If your home office has tipped the scales from controlled into chaos, never fear; it is possible to whip it into shape—and keep it that way. All you need are a little time and these easy tips from organizing expert Donna Smallin Kuper, who has been called the “Suze Orman of organizing” and is the author of nine books, including Organizing Plain and Simple, A to Z Storage Solutions, and How to Declutter and Make Money Now!
1. Start with a clean desktop. Take everything off your primary workspace. Now put back only the items you use consistently every day—the computer and peripherals, the phone and its dock or charger, a pen and pad for jotting notes, and, if you like to kick it old school, a day planner or desk calendar. Stash staplers, paper clips, Post-its, and all other small items in drawers, and don’t succumb to the temptation to stack your stuff in a Paperhenge around the desktop. “We all say we can find things in piles, but we can’t,” Donna says. Keeping it clean not only prevents loss of important paperwork, but also helps you feel calmer. Oh, and it gives you more room to actually, you know, work.
2. Add a horizontal file to one corner of your desk if you use your office for business and need to keep track of monthly invoices and expenses. Skip the boring brown ones sold at most office supply stores and opt for something visually interesting, like this box from the Container Store. In it, use color-coded folders to separate invoices for payments due, paid invoices, office bills, and business receipts; the colors give you an instant visual cue that will help you file papers quickly. Donna cautions that receipts can often get away from the best-intentioned business owner, so she likes to lump all of hers into a single folder. Once per month, she cleans it out and files them into their proper permanent files.
3. Station often-used items, such as reference books and binders, within arm’s length of your primary workspace. You should be able to simply turn in your chair and grab whatever you need, rather than having to interrupt your work flow to fetch something that’s across the room.
4. To control paper pile-ups, under or beside your desk, place three empty bins. We’re partial to pretty fabric ones, like these from ITSO for Target. Label them important or urgent (for projects you’re currently working on), to file (for completed projects or those for which you need to keep the paperwork, but don’t need it at hand), and recycle (for everything else). As paperwork comes through, immediately sort it into one of the bins. Once a week or once per month, go through each bin and make sure you’re up-to-date on current projects, put away anything you need to store, and toss anything you don’t.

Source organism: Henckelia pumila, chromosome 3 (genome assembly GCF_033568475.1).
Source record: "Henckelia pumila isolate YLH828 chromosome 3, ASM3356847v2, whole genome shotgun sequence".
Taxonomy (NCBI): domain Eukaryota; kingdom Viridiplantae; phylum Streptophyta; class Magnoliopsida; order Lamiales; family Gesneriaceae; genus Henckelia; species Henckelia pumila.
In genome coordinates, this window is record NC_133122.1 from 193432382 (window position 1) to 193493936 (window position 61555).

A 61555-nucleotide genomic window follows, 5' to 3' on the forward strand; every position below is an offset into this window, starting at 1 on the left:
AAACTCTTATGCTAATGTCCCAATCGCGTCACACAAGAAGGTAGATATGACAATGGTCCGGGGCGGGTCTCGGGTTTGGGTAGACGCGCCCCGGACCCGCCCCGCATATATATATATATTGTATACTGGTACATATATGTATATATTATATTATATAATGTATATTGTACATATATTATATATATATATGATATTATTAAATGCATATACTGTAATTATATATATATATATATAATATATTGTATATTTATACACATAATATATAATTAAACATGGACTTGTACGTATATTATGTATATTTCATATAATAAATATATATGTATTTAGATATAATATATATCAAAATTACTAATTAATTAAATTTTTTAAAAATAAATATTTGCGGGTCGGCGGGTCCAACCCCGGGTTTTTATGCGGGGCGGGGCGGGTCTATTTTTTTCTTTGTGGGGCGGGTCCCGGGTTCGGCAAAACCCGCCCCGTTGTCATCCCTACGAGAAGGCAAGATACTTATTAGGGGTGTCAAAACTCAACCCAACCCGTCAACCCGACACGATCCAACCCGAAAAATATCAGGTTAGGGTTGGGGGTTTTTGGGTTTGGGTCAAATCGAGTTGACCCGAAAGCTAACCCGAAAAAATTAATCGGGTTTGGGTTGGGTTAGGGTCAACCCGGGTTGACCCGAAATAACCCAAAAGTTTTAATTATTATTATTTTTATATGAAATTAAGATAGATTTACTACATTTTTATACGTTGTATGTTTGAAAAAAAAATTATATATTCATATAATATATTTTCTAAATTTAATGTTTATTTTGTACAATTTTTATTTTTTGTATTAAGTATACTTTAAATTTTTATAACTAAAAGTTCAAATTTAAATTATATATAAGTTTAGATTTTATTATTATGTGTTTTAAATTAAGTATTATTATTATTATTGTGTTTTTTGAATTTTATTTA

5. Commit to a regular housekeeping routine. Donna says, “For some people, a daily cleanup works best; they set aside 15 minutes a day just for this. But some people really dread cleaning and will put it off as long as possible.” (Guilty as charged!) To keep your office from looking like a hoarder’s haven, determine the cleaning schedule that works for you, and stick to it. Putting it on your calendar and setting up notifications will make it feel more official.
6. Speaking of calendars, use one. Seriously; don’t rely on Post-its to run a business. If you’re the tactile type, pick up a fun paper planner that you’ll love writing in. If you’re a digital junkie, use your Google or Outlook calendar to track phone calls that need to be made, in-person appointments and meetings, project milestones or deadlines, and any other information that’s integral to running your business. Color-code each category so you’ll know at a glance what each entry is for, and set up reminder notifications to keep you on track. Donna’s favorite is the Outlook calendar, which offers all sorts of advanced functions, like dragging and dropping e-mails onto a date, making it easy to keep correspondence in one place.
7. Get app happy. There are dozens of organizational apps on the market, but Donna is a fan of Evernote, which allow you to save e-mails, links, Web clippings, photos, and even audio and video files in individual “notebooks.” “The program syncs content among all devices linked to your account,” Donna explains, “so that you’re current no matter which device you’re using at the moment”—whether computer, smartphone, or tablet. This is especially handy when you’re on the go or don’t want to tote tons of files around.
Donna Smallin Kuper is on a mission to organize the world. Her books have sold nearly one million copies worldwide and her tips appear monthly in major magazines such as Better Homes & Gardens, Woman’s Day, and Real Simple. For more tips, visit Donna’s website, blog, and Organizing Support Group on Facebook